Undoing the Wasteful Incentives of the Energy World, Giving Innovators a Shot: A Talk With State Energy Secretary Ian Bowles

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solved, or we’ll put them in touch with the consumer affairs division at the Public Utility Commission and ask them to look into it, and in more cases than not, we can solve the problem. But all of that goes back to my point about the rate structure. The utilities have historically not wanted to see installation of these distributed power sources because they simply lose revenue. That’s why the new rate design is so important—to make them essentially disinterested in that question, so that their job is reliability and quality of service. That said, there are cases where—given the design of urban networks—connecting certain types of power devices can produce voltage problems. But wind power is a great example where this is a very difficult state to build in, period. All three major wind farms in Massachusetts are tied up in court right now. David Abel, in the Boston Globe last week, wrote a story about pending legislation that would dramatically streamline the process for siting and approval of wind power in Massachusetts. That is very much needed to make it easier to build things here.

X: On top of the resistance from utilities, you’ve got a patchwork of local regulations, a very strong tradition of home rule, and, as you were just indicating, a lot of legal strategies available to NIMBY groups. I’ve heard many entrepreneurs complain that when it comes to actually building clean energy facilities, this is not an innovation-friendly state.

IB: We do have a new building code in Massachusetts that is much more energy-efficient than the old building code—so we’ve been picking away at some of those problems. We’ve also been working with the MWRA [the Massachusetts Water Resources Authority] and Mass Development [the state’s finance authority] on finding places that are “plug-and-play”—meaning a place where you’ve already looked at the interconnection issues, the real estate transactions are minimal, and you have the capacity to run with whatever you’re doing without a lot of complexity. There’s one in New Bedford where a number of clean energy companies have been working, and there is increasing interest in a number of municipalities and regions to come up with ideas like that. The Charlestown wind turbine blade testing facility, which is breaking ground next month, is going to be a place where we’re going to test other new wind technologies. And part of the mandate for the Massachusetts Clean Energy Center, where I chair the board, is building regional innovation areas where people can find plug-and-play spaces for their technologies.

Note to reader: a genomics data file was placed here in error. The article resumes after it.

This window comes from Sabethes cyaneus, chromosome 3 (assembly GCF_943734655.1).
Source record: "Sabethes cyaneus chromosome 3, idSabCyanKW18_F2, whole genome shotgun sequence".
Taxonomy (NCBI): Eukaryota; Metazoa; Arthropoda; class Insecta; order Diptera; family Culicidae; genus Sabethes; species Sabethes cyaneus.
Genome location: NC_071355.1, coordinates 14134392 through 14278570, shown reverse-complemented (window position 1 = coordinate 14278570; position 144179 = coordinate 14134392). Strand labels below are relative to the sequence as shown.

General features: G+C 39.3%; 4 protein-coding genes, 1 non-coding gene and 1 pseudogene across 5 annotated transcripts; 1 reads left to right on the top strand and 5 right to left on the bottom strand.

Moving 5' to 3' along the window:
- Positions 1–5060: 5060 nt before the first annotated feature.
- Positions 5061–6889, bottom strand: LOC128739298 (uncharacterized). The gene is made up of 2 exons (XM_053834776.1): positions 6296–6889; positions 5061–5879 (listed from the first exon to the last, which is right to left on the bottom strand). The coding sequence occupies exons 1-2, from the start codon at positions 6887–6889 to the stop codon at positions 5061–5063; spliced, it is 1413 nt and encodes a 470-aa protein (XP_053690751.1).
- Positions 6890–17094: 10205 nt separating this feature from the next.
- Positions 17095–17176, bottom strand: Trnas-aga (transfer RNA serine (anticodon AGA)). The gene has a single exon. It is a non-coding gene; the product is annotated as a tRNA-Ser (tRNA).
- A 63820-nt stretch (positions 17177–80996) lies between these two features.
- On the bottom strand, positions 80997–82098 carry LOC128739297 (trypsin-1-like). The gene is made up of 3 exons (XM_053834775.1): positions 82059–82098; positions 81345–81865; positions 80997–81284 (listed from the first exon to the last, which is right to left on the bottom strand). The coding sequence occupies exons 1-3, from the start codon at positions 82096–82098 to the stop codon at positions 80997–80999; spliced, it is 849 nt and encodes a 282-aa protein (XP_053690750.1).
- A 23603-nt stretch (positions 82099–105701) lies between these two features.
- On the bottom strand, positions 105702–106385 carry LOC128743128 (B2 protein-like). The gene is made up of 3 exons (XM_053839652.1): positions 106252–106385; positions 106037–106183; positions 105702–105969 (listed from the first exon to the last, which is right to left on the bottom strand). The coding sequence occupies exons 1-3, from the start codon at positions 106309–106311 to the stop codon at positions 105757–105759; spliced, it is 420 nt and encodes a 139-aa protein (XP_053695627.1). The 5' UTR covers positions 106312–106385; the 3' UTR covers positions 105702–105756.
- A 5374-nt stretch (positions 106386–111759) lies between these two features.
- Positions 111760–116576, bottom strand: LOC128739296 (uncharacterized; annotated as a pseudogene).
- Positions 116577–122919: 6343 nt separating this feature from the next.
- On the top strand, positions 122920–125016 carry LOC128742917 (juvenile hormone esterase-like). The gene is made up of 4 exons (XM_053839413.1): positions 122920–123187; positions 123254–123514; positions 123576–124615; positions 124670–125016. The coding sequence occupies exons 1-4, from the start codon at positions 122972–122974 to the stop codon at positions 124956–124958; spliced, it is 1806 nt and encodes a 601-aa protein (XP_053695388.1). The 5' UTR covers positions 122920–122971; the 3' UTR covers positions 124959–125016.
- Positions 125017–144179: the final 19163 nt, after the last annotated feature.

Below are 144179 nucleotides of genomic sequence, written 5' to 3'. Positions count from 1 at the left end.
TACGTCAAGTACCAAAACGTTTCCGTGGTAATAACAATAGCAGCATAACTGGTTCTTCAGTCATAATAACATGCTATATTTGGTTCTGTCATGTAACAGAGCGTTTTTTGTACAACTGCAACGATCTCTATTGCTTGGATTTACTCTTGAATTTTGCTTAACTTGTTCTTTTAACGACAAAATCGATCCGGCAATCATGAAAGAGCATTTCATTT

We’ve got very strong environmental laws, but they shouldn’t be used for NIMBY purposes. They should be used for the betterment of environmental quality. The wind siting reform bill gets right at this point. It will consolidate the town approval process and limit judicial appeals. If a town wants to proceed [with a project], opponents are not going to be able to tie it up in court for half a decade.

X: You mentioned the Massachusetts Clean Energy Center. That’s the energy sectors’ equivalent of the Massachusetts Life Sciences Center. But when the life sciences center was authorized, it got a billion dollars in funding over 10 years, whereas far less funding was attached to the clean energy center. So how does the center go about doing its job?

IB: It will have a $20 million trust, plus $25 million a year that the Renewable Energy Trust currently gets. I think that’s the right level of funding. What we have available in the energy area that is not available in some of the other areas, like life sciences, is the regulatory component. In the case of solar, we set out to get 22 megawatts of solar installed in the Commonwealth through the solar rebate program funds from the Renewable Energy Trust, and in the course of the two years of the program, 29 megawatts ended up getting built. And now we are transitioning to a solar credit program where there is a mandate on the electric utilities to buy a certain amount of power from solar sources. That’s a case where a regulatory mandate will look like a subsidy to the solar installers, but it doesn’t require grant funds. The Governor has now set a goal of 250 megawatts of solar by 2017. Our expectation is that … Next Page »

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Wade Roush is the producer and host of the podcast Soonish and a contributing editor at Xconomy. Follow @soonishpodcast

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